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Peasant Movements

The history of agrarian unrest can be traced back to the first quarter of 1920s. The rural sociologists have used various terms for peasant unrest. For some the unrest is called as a peasant struggle, for some it is called as a peasant uprising and some others call it as a peasant revolution.

The change in the agrarian situation resulted in a change in the situation of the peasants, which gave rise to many problems. The peasants had more demands.

Moplah Rebellion in Malabar

Moplahs were Muslim peasants settled in the Malabar region of Kerala. The social and economic background of the Moplahs was heterogeneous. Certain rich Moplahs earned their livelihood as traders and merchants. The landlords belonged to the high- caste Hindus.

The Moplah Peasant Movement started in August 1921. During this time Malabar was under the British rule. The government officials in alliance with the Hindu landlords oppressed the Moplah peasants. The Moplah tenants agitated against the Hindu landlords and the British government. Most of their grievances were related to security of tenure, high rents, renewal fees, and other unfair exactions of the landlords.

Ramosi Revolt

It took place in the Western Ghats in 1882-1889 under Phadke.

Pabna Revolt

It took place in 1872-76 due to the atrocities committed by the zamindars.


Bijolia Movement

It occurred in Rajasthan due to 86 different taxes being imposed on the peasants.

Indigo Rebellion

The Indigo Rebellion can be termed the first form resistance of the countryside against the British in economic and social terms.

Indigo was identified as a major cash crop for the East India Company’s investments in the 18th Century. It had worldwide demand similar to cotton piece-goods, opium and salt. The native planters continued their operations but had to face stiff competition from the European planters.

The planters formed their own political association to establish their authority in the indigo districts. Thus, they emerged as a new element in the agrarian economy which eroded the powers and privileges enjoyed hitherto by the Zamindars.

A ryot himself sowed and cultivated indigo and other crops in those lands and had tenancy rights. Once a peasant had grown rice on his plot he was reluctant to return the land to indigo. Heightened labour and unfavourable return from indigo was the main reason for such reluctance.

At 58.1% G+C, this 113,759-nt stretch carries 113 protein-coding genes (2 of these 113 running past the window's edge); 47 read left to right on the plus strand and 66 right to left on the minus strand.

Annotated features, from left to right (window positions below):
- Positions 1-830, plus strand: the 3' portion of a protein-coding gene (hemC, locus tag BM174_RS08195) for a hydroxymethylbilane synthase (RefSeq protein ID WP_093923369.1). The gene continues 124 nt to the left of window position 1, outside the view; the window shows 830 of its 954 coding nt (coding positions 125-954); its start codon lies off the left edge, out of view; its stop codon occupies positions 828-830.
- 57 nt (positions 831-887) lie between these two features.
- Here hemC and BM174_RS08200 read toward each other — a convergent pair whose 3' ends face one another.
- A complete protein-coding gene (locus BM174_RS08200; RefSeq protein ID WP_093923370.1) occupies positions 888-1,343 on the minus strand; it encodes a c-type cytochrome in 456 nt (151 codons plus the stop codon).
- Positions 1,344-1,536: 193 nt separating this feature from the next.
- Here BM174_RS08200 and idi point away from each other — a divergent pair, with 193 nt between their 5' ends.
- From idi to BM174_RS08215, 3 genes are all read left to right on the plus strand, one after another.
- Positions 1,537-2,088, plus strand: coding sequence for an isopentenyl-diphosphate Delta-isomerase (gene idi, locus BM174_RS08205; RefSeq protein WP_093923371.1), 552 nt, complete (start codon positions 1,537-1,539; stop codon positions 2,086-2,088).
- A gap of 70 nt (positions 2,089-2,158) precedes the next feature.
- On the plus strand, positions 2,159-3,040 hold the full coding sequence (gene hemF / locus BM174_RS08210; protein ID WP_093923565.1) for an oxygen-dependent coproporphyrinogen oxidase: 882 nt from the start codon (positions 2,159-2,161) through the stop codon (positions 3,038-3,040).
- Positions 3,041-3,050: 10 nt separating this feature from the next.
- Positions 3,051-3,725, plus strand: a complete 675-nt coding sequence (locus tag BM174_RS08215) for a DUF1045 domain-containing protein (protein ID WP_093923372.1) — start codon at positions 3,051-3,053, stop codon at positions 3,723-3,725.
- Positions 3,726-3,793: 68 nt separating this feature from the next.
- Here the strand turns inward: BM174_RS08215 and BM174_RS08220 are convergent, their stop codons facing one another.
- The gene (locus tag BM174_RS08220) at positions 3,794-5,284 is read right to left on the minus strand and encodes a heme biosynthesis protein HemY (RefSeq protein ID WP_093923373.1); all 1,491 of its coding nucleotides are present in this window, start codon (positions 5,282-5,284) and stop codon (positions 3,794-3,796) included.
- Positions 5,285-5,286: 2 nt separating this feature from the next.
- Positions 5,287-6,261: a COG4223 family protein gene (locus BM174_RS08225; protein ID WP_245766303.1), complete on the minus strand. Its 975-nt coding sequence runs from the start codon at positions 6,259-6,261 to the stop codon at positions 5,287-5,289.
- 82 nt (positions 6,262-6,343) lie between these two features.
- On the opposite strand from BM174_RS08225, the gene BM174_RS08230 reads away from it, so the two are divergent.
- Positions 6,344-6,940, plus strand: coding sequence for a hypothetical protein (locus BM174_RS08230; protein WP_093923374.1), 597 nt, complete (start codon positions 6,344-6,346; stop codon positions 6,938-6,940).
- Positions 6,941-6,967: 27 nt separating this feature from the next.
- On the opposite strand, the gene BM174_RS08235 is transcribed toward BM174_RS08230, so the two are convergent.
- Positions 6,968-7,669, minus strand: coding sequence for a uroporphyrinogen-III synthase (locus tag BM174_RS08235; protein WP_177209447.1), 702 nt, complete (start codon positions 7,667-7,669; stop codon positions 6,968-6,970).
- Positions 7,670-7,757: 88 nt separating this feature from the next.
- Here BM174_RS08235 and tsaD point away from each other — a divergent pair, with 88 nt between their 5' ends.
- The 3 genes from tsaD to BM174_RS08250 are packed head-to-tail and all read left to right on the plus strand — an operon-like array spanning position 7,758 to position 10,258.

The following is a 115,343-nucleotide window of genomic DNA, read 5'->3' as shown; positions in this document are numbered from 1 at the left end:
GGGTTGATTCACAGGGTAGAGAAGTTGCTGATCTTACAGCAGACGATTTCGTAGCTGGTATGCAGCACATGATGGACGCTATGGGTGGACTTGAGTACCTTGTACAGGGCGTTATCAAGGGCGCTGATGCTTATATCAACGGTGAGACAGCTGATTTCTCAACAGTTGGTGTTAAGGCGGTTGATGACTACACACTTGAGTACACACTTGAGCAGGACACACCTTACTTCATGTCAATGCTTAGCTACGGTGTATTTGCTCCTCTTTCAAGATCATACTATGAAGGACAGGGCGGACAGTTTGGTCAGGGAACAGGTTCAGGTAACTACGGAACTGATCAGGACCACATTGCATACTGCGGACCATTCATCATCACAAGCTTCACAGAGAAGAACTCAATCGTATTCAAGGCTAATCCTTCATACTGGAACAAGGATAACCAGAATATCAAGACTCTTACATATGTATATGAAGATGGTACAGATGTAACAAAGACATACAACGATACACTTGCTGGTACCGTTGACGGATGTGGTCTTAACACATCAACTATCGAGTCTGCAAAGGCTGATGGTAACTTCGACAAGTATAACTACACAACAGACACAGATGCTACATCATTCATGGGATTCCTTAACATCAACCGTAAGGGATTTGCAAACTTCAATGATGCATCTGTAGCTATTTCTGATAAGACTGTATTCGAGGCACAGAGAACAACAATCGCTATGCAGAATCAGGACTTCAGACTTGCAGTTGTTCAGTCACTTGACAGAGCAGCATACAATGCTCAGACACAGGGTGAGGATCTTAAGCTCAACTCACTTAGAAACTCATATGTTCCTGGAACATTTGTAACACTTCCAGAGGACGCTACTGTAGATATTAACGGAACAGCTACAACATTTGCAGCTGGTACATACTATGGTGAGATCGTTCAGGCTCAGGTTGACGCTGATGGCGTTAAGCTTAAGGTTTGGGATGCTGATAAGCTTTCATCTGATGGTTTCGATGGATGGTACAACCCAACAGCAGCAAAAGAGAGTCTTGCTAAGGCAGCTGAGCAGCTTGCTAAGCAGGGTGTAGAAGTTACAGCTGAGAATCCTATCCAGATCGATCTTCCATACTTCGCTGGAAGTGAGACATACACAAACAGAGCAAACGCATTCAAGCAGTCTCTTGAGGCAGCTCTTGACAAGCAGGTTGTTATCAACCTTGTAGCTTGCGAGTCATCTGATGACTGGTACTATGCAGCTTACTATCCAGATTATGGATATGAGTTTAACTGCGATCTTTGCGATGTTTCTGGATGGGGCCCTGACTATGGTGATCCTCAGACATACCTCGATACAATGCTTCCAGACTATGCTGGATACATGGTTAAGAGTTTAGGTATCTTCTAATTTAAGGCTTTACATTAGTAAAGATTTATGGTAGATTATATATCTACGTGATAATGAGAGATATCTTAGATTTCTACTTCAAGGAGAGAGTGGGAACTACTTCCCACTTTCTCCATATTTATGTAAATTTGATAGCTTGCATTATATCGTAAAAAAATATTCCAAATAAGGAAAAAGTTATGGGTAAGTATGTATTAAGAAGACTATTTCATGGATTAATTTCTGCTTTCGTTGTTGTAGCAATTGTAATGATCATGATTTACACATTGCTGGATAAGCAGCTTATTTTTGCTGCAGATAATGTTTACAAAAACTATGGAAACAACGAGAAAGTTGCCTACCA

When such reluctance became widespread, the planters’ association in Calcutta persuaded the government to enact an infamous law — Act XI of 1860, which made breach of contract on the part of the ryots a criminal offence. The planters took full advantage of this law and their oppression became severe in Nadia and Jessore districts of Bengal. The district officials also joined the planters in this oppression. But the ryots were determined. They frankly told the officials that they are ready to obey the sahib but not to plough indigo.

The Santal Revolt (1855-56)

The Santals were a hardworking, peace-loving and simple folk, living mainly off agriculture in the dense forests of Bankura, Midnapur, Birbhum, Manbhum, Chota Nagpur and Palamou.

The Permanent Settlement brought these lands under Company’s revenue control. The Santals fled oppressive zamindars and Company staff and settled down in the hill tracts of Rajmahal and clearings in Murshidabad forests. They started farming here as well, calling it Damin-i-Koh.

But here too their oppressors followed them and exploitation started in full swing. Local moneylenders cheated them with high interest rates of 50% to 500%. The simple-minded Santals reeled under loans and often had to lose everything, even themselves, if loans were not paid back. Shopkeepers gave them short weight. British soldiers and employees forcibly took away their livestock; even the women were not spared.

Two brothers, Sidhu and Kanhu, rose against these dreadful activities. On 30 June 1855, 10,000 Santals assembled at the Bhagnadihi fields and pledged to establish a free Santal state. Common people like blacksmiths, potters, carpenters and weavers supported them. Other leaders were brothers Chand and Bhairav, Bir Singh and Pramanik. The rebels’ ranks swelled and they numbered nearly 50,000.

Postal and rail services were thoroughly disrupted. The rebels targeted railway stations, post offices, police stations, European bungalows and zamindars’ houses. They bravely fought with only bows and arrows with the armed British soldiers and nearly brought British rule down from Bhagalpur to Munghyr. Trouble spread to Birbhum and Murshidabad as well.

Several British armies were dispatched to quell the rebellion. At last in February 1856 the uprising was suppressed and 23,000 rebels were slaughtered. Sidhu, Kanhu and other leaders were hanged, prisoners got jail terms of seven to 14 years and 36 Santal villages were destroyed.

The Munda Rebellion

One of the prominent revolts of nineteenth century tribal rebellions in the Indian subcontinent was the Munda Rebellion. This rebellion was led by Birsa Munda in the south of Ranchi in the year 1899.

The “Great Tumult” aimed to establish Munda raj and independence.

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